National Geographic : 1983 Apr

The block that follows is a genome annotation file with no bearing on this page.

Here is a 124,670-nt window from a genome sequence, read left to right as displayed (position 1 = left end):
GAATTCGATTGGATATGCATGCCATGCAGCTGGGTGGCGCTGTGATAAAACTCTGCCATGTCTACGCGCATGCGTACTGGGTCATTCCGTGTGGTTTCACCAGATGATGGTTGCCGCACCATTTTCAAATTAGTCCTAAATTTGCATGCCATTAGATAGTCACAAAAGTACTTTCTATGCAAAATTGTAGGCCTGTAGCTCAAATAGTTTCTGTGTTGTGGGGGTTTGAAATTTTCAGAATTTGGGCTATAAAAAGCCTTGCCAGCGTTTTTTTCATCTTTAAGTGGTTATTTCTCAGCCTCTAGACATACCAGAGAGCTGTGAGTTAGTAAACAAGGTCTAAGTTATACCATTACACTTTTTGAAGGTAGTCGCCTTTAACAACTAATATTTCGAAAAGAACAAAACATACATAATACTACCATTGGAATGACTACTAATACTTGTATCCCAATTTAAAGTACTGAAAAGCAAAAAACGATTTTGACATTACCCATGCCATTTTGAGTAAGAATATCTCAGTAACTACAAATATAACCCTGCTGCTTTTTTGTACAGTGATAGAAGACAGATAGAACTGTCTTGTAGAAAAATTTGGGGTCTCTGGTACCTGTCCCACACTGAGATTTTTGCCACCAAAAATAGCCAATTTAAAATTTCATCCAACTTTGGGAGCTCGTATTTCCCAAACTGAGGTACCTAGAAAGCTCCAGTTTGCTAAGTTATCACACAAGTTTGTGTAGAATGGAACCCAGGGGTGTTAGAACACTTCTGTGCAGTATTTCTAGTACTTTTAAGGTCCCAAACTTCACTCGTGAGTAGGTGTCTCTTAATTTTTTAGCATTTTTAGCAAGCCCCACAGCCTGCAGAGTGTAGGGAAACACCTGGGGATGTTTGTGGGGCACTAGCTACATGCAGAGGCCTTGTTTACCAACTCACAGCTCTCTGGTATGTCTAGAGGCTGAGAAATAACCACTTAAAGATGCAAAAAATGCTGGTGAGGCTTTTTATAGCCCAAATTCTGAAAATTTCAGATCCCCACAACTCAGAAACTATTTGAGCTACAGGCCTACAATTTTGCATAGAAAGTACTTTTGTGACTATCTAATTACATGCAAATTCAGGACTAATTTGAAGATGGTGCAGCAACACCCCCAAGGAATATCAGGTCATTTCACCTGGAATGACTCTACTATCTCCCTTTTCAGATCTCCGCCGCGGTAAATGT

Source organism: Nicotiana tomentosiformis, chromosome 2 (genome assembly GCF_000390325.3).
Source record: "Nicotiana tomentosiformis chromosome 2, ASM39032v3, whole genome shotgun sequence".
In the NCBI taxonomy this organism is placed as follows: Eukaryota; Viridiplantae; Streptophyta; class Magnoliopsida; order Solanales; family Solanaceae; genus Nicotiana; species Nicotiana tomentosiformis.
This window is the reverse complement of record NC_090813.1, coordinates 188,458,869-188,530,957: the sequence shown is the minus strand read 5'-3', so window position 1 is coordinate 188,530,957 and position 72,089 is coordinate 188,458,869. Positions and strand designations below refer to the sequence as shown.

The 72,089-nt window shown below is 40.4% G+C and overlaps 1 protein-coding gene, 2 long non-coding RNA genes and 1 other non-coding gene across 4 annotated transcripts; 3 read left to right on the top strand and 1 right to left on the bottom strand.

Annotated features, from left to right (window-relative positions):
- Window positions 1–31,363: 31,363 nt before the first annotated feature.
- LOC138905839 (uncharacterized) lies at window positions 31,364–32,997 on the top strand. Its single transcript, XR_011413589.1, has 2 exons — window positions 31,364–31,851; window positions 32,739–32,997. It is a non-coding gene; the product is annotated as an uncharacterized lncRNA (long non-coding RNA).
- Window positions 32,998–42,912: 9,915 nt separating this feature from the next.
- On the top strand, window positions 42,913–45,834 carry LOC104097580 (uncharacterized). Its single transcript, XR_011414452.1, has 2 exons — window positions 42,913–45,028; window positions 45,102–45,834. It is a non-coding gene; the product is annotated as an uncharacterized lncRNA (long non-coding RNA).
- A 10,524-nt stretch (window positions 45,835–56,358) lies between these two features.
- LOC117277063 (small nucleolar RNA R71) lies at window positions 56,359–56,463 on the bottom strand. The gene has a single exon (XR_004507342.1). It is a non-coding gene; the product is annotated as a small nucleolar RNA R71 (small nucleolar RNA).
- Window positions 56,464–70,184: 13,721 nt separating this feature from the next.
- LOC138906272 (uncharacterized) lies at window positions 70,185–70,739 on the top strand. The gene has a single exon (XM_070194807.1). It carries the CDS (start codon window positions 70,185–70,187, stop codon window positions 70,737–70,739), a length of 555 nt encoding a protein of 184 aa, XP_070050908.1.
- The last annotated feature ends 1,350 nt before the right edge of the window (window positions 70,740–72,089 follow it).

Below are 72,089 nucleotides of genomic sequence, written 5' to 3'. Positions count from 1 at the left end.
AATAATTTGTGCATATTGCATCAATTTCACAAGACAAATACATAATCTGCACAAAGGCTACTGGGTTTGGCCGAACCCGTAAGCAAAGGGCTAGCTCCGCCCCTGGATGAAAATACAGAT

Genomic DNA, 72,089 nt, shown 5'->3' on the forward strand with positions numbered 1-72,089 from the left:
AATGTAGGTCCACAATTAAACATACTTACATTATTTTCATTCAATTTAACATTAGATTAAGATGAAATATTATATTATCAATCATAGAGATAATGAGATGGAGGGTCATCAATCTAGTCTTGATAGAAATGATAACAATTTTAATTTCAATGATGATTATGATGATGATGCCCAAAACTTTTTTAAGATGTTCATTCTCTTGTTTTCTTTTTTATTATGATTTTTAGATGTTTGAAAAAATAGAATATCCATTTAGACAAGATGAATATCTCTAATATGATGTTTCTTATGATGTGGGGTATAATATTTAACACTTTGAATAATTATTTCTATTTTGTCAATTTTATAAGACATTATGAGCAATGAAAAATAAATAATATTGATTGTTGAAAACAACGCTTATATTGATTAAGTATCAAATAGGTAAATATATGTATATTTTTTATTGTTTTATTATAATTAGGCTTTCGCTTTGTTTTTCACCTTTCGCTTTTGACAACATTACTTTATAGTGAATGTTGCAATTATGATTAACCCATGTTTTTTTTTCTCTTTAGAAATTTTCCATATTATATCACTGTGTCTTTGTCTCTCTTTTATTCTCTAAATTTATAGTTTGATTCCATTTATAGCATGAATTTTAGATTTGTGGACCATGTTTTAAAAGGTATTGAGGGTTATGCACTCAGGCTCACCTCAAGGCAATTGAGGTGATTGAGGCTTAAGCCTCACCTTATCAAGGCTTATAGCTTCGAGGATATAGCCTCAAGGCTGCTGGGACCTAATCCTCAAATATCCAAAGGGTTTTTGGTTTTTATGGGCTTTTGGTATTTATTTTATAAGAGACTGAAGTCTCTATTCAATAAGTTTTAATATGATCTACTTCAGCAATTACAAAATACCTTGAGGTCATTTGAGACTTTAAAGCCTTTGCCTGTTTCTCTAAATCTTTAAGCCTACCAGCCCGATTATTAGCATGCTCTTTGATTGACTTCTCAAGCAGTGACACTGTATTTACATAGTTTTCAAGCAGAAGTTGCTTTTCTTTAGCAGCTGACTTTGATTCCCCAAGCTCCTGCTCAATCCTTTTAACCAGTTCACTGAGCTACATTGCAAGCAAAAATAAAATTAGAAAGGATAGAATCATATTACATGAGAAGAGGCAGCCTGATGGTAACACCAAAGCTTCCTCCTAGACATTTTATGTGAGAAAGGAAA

On Assignment LUuI YJIHUTVJ t$vLUIJt. UI L ALL IN ALL, not the most attractive of sub Ljects, the world of trash. But it seemed an appropriate assignment for senior writer Peter White, who admittedly hates to throw anything away. A favorite office story con cerns the cleaning staff that threw away a huge box marked "Trash," not realizing it was part of White's research materials. A painstaking collector of evidence to document his articles, he has more than 100 cartons stored in GEO GRAPHIC archives at last count. White sorted through other people's gar bage at the Tucson Sanitation Division (right) when he pitched in on the University of Arizo na's Garbage Project, which seeks to learn more about the life-styles of Americans by delving into what we throw away. Viennese by birth, and a refugee from Nazi held Austria, White began his journalism ca reer 40 years ago as a copy boy for the now defunct International News Service. He be came one of the New York Times Magazine's most frequent contributors, before joining the GEOGRAPHIC staff in 1956. Since that time he has covered war in Southeast Asia, bathed in a gold bathtub for a story on that precious metal, and most recently reported on Angkor, war ravaged Kampuchea, and the world of the tropical rain forest. Treading the muck of a Manila garbage dump in the Philippine Islands, contract pho tographer Louie Psihoyos (left) fell into a pot hole, soiled his clothes, and ruined his shoes. "I went all over town looking for a pair of size 13s, and there weren't any," he says. "Finally I had to have a pair made." During his nine months on the "urban-ore" assignment, Psihoyos also traveled to France, the Netherlands, Thailand, India, Egypt, and across the U. S. "There is beauty and utility as well as energy in garbage," he says. Born in Dubuque, Iowa, Psihoyos became intrigued by photography in high school and sold his interest in an ice-cream company to buy more cameras. He later studied photo journalism at the University of Missouri and interned at the GEOGRAPHIC in 1980. His first assignment, the coalfields of Gillette, Wyo ming, was published in the special Energy is sue of February 1981.